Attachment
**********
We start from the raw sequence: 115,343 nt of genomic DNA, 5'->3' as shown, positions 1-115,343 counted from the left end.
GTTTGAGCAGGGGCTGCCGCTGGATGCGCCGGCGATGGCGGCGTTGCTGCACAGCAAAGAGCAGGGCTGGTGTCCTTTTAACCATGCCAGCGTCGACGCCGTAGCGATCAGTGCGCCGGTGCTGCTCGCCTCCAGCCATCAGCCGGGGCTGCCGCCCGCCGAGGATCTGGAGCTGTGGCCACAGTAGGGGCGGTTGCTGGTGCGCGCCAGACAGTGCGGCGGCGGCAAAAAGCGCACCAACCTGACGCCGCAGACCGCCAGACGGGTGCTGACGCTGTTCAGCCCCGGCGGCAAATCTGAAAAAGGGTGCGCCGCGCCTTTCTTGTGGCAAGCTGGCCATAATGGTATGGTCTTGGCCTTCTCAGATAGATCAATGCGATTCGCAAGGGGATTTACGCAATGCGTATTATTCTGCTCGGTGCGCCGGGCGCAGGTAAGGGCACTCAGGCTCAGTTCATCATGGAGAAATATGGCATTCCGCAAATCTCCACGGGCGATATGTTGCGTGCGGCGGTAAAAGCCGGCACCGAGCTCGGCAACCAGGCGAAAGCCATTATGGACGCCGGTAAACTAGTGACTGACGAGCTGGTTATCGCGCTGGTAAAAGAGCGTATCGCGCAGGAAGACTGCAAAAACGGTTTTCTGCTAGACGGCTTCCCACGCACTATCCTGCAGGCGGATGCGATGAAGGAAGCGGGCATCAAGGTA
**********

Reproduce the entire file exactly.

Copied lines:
We start from the raw sequence: 115,343 nt of genomic DNA, 5'->3' as shown, positions 1-115,343 counted from the left end.
GTTTGAGCAGGGGCTGCCGCTGGATGCGCCGGCGATGGCGGCGTTGCTGCACAGCAAAGAGCAGGGCTGGTGTCCTTTTAACCATGCCAGCGTCGACGCCGTAGCGATCAGTGCGCCGGTGCTGCTCGCCTCCAGCCATCAGCCGGGGCTGCCGCCCGCCGAGGATCTGGAGCTGTGGCCACAGTAGGGGCGGTTGCTGGTGCGCGCCAGACAGTGCGGCGGCGGCAAAAAGCGCACCAACCTGACGCCGCAGACCGCCAGACGGGTGCTGACGCTGTTCAGCCCCGGCGGCAAATCTGAAAAAGGGTGCGCCGCGCCTTTCTTGTGGCAAGCTGGCCATAATGGTATGGTCTTGGCCTTCTCAGATAGATCAATGCGATTCGCAAGGGGATTTACGCAATGCGTATTATTCTGCTCGGTGCGCCGGGCGCAGGTAAGGGCACTCAGGCTCAGTTCATCATGGAGAAATATGGCATTCCGCAAATCTCCACGGGCGATATGTTGCGTGCGGCGGTAAAAGCCGGCACCGAGCTCGGCAACCAGGCGAAAGCCATTATGGACGCCGGTAAACTAGTGACTGACGAGCTGGTTATCGCGCTGGTAAAAGAGCGTATCGCGCAGGAAGACTGCAAAAACGGTTTTCTGCTAGACGGCTTCCCACGCACTATCCTGCAGGCGGATGCGATGAAGGAAGCGGGCATCAAGGTA